Cowboys 'The Last Dance': Inside The Infamous 'White House'

The Dallas Cowboys Also Experienced Their Own 'The Last Dance'; Let Us Take You Inside The Infamous 'White House'
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Our 1990s sports dynasty also starred Michael. An intense, clutch, trash-talking, ring-winning playmaker named – not Jordan – but Irvin.

There was a cocksure, master motivating Phil Jackson of a coach (Jimmy Johnson). A theirs-became-ours madman of a defender in the unique, colorful mold of Dennis Rodman (Charles Haley). Two superstar Scottie Pippen sidekicks (Emmitt Smith and Troy Aikman). Even perfectly cast foils like Larry Bird (Brett Favre), Isiah Thomas (Jerry Rice) and the “Bad Boys” Pistons (“Filthadelphia” Eagles).

Alas, those Dallas Cowboys also had their Jerry’s Reinsdorf and Krause – Jerry Jones.

As ESPN’s riveting The Last Dance documentary concludes this Sunday, it’s impossible not to nauseatingly compare what the Cowboys and Chicago Bulls did. And didn’t.

Led by Jordan and a fascinating, talented cast of characters. the Bulls won six NBA championships, including two three-peats. Only obstacles from potentially eight consecutive titles: baseball and a Bozo. The Cowboys won back-to-back Super Bowls and three in four years. Could’ve been four straight and maybe more if not for: egos, that controversial non-call on Deion Sanders against Irvin in the 1994 NFC Championship, and, oh yeah, Barry Switzer.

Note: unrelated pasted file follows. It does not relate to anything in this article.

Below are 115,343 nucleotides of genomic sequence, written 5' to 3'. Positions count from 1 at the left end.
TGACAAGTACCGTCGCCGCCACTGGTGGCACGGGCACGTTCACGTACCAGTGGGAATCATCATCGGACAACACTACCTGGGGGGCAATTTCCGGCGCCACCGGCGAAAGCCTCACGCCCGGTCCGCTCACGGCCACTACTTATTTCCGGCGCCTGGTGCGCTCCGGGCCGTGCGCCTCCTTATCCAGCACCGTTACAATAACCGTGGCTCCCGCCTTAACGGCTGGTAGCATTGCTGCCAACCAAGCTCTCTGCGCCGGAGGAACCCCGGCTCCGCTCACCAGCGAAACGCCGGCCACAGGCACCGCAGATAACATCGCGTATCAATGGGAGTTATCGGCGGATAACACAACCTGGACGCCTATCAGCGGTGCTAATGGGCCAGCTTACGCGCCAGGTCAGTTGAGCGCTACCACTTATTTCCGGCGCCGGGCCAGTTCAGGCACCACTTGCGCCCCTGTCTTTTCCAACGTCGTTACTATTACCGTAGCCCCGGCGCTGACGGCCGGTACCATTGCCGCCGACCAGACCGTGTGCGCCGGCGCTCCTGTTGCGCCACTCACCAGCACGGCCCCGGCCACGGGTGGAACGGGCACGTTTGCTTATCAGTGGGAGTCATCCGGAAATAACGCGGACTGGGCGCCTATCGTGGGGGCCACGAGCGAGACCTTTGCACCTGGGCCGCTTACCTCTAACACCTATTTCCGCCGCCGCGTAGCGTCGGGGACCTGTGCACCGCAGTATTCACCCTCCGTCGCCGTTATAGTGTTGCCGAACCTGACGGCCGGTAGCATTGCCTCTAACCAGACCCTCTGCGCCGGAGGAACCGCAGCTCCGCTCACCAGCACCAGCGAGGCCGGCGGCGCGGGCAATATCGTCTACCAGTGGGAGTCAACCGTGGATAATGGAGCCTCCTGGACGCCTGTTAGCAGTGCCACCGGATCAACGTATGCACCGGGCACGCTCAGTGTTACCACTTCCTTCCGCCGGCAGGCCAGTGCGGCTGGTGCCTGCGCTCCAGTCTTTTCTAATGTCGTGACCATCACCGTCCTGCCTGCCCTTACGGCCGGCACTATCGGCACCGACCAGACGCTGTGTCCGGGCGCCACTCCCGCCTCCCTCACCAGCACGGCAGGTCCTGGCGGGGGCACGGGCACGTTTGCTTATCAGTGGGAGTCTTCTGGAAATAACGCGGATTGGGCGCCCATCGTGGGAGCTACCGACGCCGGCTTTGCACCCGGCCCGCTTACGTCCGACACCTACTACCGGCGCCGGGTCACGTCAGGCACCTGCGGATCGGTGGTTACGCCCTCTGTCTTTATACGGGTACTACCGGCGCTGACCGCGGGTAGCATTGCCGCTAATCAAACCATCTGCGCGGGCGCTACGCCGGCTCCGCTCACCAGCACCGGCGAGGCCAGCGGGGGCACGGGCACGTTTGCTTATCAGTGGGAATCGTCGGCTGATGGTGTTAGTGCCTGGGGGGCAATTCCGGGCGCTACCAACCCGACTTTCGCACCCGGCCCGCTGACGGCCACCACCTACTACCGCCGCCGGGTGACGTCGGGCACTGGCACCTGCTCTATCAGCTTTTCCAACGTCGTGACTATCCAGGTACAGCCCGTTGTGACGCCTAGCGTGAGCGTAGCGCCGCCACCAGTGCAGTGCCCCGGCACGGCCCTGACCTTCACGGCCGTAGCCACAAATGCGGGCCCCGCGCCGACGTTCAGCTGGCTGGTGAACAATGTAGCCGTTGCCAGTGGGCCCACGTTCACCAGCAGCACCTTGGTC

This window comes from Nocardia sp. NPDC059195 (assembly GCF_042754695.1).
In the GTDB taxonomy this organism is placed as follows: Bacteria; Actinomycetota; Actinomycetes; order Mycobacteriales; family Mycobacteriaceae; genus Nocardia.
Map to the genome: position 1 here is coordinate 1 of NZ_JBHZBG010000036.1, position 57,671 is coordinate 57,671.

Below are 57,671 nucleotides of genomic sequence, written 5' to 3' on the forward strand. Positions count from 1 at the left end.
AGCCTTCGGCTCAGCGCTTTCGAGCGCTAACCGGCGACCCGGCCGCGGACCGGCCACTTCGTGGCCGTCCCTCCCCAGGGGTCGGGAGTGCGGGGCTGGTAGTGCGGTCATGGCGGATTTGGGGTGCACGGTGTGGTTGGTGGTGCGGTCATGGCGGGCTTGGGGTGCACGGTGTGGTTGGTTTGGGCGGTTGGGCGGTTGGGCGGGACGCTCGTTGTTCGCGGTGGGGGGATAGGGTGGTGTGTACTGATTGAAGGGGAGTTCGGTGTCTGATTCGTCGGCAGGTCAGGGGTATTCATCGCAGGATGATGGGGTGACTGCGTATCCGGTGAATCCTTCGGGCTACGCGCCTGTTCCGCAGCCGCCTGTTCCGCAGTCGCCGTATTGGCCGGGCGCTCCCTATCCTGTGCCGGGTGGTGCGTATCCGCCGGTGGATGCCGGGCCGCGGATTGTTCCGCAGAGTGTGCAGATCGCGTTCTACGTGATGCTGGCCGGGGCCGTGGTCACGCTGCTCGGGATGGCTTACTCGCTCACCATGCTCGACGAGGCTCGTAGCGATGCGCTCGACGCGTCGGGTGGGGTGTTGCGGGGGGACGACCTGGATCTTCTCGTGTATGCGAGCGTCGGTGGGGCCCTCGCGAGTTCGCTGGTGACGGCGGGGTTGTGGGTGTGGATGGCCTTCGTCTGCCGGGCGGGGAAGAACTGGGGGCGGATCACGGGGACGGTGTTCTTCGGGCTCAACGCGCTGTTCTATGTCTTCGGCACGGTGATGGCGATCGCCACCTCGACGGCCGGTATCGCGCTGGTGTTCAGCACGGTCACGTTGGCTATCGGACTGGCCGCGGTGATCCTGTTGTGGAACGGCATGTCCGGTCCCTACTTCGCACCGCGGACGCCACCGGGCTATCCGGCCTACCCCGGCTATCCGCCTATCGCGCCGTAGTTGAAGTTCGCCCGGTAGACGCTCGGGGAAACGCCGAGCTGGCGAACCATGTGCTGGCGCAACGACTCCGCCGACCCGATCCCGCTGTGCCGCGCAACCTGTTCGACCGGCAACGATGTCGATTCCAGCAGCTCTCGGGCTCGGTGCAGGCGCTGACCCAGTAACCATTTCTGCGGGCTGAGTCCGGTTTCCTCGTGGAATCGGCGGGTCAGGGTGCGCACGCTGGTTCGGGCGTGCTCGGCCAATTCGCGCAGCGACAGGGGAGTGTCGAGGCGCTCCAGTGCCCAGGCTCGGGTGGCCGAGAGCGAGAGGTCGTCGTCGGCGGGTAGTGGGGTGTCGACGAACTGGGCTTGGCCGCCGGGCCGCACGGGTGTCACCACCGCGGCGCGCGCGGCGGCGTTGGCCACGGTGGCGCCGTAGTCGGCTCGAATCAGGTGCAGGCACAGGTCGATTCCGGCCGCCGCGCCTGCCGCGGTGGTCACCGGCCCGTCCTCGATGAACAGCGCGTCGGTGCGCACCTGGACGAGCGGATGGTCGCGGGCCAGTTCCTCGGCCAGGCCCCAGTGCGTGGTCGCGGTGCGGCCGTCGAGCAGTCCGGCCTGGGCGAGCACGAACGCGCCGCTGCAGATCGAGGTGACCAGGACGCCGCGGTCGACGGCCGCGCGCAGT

Both franchises were essentially castrated by fragile front offices.

In Chicago, it was general manager Jerry Krause’s irrational yearning for “organizational credit” that buried the Bulls. At Valley Ranch, the reign of America’s Team was short-circuited by owner/GM Jones’ tug-of-war for praise with Johnson.

Said Jordan in Episode II of The Last Dance, “We’re entitled to defend what we have until we lose it.”

Said Irvin recently on 105.3 The Fan, “We should’ve been right there, running our dynasty right alongside the Bulls.”

As our Bri Amaranthus has noted (see Bri and Fish above), the documentary of the 90's Cowboys – The Final Fling? – would be equally as intriguing as The Last Dance. (Emmitt Smith hints that the idea has occurred to him, too.) Multiple stars. Jaw-dropping athleticism. Mesmerizing personas. Management meddling. A crazed, international fan base. Boffo TV ratings. Almost unprecedented winning.

With the cameras rolling in the middle of a championship season, the Bulls gave us Rodman in a Las Vegas hotel bed with Carmen Electra (and only God knows who else).

If there were cameras rolling in the middle of their championship season(s), the Cowboys could give us … The “White House.”

That’s right. There’s an entire generation that finds this hard to believe, but there was a time when the Cowboys frequently visited The White House. The one on 1600 Pennsylvania Avenue to toast titles; the one at 115 Dorsett Drive to blow off unimaginable steam.

“They obviously took care of business on the field,” says Anthony “Paco” Montoya, Irvin’s former long-time personal assistant. “But, man, nobody partied like them. Fights. Women. Drinking. Orgies. I’ll just say this: If there would have been smartphones and social media back then, the Cowboys wouldn’t have been able to field a team come Sunday.”

Montoya, a long-time fan who grew up in the Lakewood neighborhood of east Dallas and attended games in the Cotton Bowl for 50 cents in the 1960s, got his start with the organization in 1985. He was an employee at Athletic Supply sporting goods on Mockingbird Lane in Dallas when into the store happened Cowboys safety Michael Downs.